However, there have been some persistent voices in the past few years arguing that Darwin understated the case for altruism and empathy as an evolutionary advantage for human beings.  Jeremy Rifkin, in The Empathic Civilization, argues that cognitive neuroscience is now proving that we are in fact at least as empathetic, as a species, as we are aggressive.  He believes that the linking potential of the internet age has the power to help us overcome the divisiveness that marred the past 500 years or so of human history, and make a great leap forward in our social evolution.

“The information communication technologies (ICT) revolution is quickly extending the central nervous system of billions of human beings and connecting the human race across time and space, allowing empathy to flourish on a global scale, for the first time in history,” he says.

“If we can harness our empathic sensibility to establish a new global ethic that recognizes and acts to harmonize the many relationships that make up the life-sustaining forces of the planet, we will have moved beyond the detached, self-interested and utilitarian philosophical assumptions that accompanied national markets and nation state governance and into a new era of biosphere consciousness. We leave the old world of geopolitics behind and enter into a new world of biosphere politics, with new forms of governance emerging to accompany our new biosphere awareness.”

Human beings’ amazing use of technology has always been both our blessing and our curse.  Technology is enabling me to send these ideas out into the ocean of the Web, a digital message in a bottle that could potentially reach millions of people across the globe.  Amazing!

But my reliance on electricity generated by oil and coal to perform this technological wonder is the Achilles heel of the whole enterprise, since collectively we as a species are overloading the biosphere with our wastes and driving the planet to the brink of what Darwin would call an “extinction event.”  Our own.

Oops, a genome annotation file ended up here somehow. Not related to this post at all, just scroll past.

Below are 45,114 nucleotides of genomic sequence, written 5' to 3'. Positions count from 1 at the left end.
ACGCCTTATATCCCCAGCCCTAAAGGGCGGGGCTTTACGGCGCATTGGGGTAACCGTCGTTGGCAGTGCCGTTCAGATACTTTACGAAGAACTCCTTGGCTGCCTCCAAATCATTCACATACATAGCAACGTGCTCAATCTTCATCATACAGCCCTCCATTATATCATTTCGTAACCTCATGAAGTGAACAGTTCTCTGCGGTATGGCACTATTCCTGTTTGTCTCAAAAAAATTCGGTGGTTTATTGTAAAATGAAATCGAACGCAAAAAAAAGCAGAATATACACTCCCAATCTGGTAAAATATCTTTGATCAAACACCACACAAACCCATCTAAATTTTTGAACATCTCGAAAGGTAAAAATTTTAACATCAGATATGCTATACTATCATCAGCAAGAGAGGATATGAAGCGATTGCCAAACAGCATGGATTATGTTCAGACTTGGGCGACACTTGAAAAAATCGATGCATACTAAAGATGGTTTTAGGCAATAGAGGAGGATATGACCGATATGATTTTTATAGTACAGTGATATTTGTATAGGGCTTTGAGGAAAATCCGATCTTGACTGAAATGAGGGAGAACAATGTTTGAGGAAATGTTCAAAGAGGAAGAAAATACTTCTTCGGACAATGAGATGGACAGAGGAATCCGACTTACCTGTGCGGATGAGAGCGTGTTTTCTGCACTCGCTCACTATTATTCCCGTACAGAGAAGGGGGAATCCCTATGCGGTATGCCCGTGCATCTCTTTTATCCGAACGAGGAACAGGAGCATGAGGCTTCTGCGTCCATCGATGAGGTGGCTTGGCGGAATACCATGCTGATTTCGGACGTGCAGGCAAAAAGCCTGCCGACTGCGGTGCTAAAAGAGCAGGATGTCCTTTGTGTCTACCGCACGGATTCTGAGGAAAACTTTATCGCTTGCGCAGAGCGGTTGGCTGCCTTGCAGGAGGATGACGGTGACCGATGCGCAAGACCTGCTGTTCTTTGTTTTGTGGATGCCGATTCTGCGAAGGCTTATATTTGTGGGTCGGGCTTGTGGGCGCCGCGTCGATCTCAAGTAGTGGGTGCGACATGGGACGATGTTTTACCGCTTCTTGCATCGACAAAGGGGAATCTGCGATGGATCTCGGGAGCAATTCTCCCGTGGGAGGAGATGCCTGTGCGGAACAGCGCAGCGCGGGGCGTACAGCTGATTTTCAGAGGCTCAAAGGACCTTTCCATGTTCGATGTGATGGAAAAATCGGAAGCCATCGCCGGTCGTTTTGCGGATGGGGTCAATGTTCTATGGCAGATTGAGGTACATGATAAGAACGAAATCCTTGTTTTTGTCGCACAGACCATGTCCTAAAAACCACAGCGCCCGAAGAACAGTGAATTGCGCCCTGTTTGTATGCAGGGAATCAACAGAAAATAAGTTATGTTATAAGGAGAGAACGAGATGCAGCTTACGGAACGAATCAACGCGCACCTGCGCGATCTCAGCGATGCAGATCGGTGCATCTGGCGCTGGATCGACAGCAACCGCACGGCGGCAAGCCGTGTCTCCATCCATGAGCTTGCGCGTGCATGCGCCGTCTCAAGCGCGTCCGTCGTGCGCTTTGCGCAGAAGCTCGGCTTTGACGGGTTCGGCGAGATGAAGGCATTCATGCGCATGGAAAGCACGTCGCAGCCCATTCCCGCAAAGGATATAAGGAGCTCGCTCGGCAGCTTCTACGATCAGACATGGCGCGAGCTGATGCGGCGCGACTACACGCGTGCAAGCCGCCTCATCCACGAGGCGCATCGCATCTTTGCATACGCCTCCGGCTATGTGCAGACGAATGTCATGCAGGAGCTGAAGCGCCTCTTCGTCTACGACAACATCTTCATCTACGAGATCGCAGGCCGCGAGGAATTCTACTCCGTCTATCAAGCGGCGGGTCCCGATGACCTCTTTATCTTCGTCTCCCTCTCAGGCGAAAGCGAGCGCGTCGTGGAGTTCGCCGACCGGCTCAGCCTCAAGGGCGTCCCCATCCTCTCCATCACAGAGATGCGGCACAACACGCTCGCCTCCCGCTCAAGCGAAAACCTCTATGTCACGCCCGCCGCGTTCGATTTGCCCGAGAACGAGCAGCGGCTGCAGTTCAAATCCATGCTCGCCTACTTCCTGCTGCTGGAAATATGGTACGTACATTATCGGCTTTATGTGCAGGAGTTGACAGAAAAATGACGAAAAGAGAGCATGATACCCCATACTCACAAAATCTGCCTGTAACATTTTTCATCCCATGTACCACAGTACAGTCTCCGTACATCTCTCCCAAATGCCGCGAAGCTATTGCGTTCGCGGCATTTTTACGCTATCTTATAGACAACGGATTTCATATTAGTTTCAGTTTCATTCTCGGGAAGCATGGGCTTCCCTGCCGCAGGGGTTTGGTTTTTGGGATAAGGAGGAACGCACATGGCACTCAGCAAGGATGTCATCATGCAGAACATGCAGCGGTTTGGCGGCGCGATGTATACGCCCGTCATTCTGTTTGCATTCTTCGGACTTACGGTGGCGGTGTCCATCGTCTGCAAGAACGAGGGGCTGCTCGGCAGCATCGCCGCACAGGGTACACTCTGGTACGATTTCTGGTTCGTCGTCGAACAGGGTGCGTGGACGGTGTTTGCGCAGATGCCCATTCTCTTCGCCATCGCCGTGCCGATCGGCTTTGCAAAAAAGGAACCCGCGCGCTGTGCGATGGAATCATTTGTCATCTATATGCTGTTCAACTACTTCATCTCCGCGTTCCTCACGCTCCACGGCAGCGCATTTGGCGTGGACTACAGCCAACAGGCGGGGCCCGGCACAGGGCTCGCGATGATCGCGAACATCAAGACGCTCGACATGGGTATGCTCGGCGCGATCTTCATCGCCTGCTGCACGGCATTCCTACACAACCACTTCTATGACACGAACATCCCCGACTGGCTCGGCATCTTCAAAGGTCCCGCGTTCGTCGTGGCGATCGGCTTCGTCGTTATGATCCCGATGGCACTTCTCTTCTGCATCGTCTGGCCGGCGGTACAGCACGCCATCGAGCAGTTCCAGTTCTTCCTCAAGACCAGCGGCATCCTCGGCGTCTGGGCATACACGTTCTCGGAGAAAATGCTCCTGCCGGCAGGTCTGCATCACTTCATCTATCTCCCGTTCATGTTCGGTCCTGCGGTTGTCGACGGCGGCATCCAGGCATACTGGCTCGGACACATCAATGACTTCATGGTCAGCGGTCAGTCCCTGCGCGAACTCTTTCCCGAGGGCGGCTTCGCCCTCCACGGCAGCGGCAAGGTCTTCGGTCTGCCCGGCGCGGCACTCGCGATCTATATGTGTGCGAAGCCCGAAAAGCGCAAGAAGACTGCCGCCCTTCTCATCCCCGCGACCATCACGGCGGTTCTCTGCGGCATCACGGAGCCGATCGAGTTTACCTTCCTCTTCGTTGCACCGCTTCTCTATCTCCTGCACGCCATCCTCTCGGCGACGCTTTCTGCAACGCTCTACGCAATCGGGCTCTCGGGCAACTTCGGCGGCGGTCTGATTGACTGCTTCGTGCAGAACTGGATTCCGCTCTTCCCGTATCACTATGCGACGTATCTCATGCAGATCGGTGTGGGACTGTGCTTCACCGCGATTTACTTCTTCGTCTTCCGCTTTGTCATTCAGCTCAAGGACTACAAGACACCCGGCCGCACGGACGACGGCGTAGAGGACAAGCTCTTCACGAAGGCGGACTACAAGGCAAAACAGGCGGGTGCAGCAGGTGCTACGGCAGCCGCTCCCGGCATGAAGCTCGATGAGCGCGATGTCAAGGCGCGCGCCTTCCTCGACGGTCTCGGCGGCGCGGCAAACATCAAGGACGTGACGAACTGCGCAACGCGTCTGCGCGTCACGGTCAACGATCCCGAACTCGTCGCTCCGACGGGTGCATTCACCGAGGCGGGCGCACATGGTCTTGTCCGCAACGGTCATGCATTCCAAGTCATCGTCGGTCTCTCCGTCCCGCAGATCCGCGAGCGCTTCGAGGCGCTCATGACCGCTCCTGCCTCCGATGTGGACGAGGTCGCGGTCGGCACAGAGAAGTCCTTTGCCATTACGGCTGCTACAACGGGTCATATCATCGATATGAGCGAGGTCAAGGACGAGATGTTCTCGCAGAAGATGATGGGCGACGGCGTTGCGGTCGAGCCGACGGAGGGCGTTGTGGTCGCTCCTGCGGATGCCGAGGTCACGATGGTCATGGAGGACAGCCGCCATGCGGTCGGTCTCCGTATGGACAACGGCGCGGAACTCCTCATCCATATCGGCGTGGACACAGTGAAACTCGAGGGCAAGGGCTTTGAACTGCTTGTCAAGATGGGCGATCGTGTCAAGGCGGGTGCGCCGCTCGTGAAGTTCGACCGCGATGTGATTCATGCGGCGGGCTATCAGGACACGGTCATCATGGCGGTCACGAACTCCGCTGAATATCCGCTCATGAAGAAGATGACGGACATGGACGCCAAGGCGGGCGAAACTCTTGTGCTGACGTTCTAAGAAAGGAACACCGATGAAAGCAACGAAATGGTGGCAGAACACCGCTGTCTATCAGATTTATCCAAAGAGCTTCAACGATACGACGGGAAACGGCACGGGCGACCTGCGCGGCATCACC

Will we make that great leap forward that Rifkin is foretelling, waking up to the necessity of moving from global competition to global collaboration in a new, more localized model?

Rifkin imagines a future global society based on the localization of energy sources like solar, wind, tidal and geo-thermal, as well as the re-localization of agricultural and manufacturing economies.

“In this new era of distributed energy,” he says, “governing institutions will more resemble the workings of the ecosystems they manage. Just as habitats function within ecosystems, and ecosystems within the biosphere in a web of interrelationships, governing institutions will similarly function in a collaborative network of relationships with localities, regions, and nations all embedded within the continent as a whole. This new complex political organism operates like the biosphere it attends, synergistically and reciprocally. This is biosphere politics.”

I believe that this rosy vision is theoretically possible, but I sure don’t see anything like it on the horizon today.  Rifkin puts his faith in the upcoming generation, who have grown up as “digital natives” and are more likely, he thinks, to be collaborative across traditional national and political boundaries. Facebook Nation!

Maybe so, if the young can be roused from their entertainment media trance and made to see the urgency of the mission.

I read with dismay yesterday that the U.S. video-game industry is one of the most highly subsidized sectors of our economy, rewarding, for example, the makers of “Dead Space 2, which challenges players to advance through an apocalyptic battlefield by killing space zombies.”  Dead Space 2 shipped 2 million copies in its first week of sales.

How can we expect young people to focus on serious, urgent issues like global climate change when they’re so busy chatting with friends on Facebook and killing zombies on Wii?

If this is the best we can do as a society, then I’m sorry, folks, but maybe an extinction event is not only on the horizon, but, as Darwin would say, “for the good of all.”